As a graduate student at UCLA more than 10 years ago, artist Wendy Red Star was feeling homesick for her family and for the Crow reservation in Montana where she grew up. She found her way to the Natural History Museum of Los Angeles, where she wandered into a gallery exhibiting Native American objects. “They have these amazing dioramas,” she says, “but they’re set up as if native people don’t exist anymore.” Her response was the series Four Seasons (2006), a deadpan twist on conventional museum dioramas depicting Native Americans. Fall, one of the four photographs in the series, shows Red Star in a Crow garment posing in front of a romanticized nature scene. She sits on a floor scattered with fake orange leaves, next to a shiny plastic inflatable deer, puncturing the notion of authenticity with barbed humor. The photographs are part of Red Star’s brilliant, big-hearted body of work in various media, selections of which are on view at the Newark Museum through June 16 as part of her exhibition A Scratch on the Earth.
Humor, says Red Star, is an integral part of Crow culture; it also offers a way in, for viewers, to works of art that deal with such categorically unfunny topics as racism and genocide. In two more recent series, 1873 Crow Peace Delegation (2017) and 1880 Crow Peace Delegation (2014), Red Star reframes archival images – and subverts museum convention – by adding handwritten notations (in corrective red pen, no less) to digital reproductions of black-and-white photographs taken by portrait photographer Charles Milton Bell while members of the Crow Delegation were visiting Washington, D.C., to fight for their land in the late 1800s. Red Star’s notes, which provide names as well as information about lineage, accomplishments, and details about the meaning of items of clothing, both humanize and valorize her subjects. Some of her notes are explanatory. Others offer wry commentary: next to an arrow pointing to the formidable Bia Eéliaash, Red Star has written “6ft 4.” And below that: “I can kick your ass with these eyes.”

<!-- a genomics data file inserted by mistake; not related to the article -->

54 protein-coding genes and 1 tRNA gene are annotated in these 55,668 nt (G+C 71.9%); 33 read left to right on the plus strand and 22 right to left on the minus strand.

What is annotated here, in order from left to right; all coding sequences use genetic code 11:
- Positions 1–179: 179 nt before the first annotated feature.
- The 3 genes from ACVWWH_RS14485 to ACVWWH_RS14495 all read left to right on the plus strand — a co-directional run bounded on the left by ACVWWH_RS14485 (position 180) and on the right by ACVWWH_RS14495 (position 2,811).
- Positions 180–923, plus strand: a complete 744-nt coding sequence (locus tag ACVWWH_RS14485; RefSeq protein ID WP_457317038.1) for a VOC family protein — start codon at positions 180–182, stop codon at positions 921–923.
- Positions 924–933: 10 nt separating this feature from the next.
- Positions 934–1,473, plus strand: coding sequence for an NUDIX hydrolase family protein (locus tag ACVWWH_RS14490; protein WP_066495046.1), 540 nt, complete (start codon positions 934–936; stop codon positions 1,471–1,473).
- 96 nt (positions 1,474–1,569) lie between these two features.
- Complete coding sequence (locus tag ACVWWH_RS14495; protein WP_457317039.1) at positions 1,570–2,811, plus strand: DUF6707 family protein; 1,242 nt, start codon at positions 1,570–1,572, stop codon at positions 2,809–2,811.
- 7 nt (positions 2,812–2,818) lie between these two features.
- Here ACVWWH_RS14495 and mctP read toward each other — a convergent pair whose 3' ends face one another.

Red Star’s red pen, which outlines the individuals and articulates the patterning in their clothing, has the casual feel of a doodle and at the same time a sense of precision and intention. In several images, she has the sitters speak their own names in speech bubbles, asserting their identity. By inscribing all of this information in her own handwriting, she adds a layer of intimacy and takes her place in the Crow lineage. She also restores specificity to people whose photographs were often a blank slate on which Anglo-American viewers have projected their own ideas, transforming them from symbols to individuals.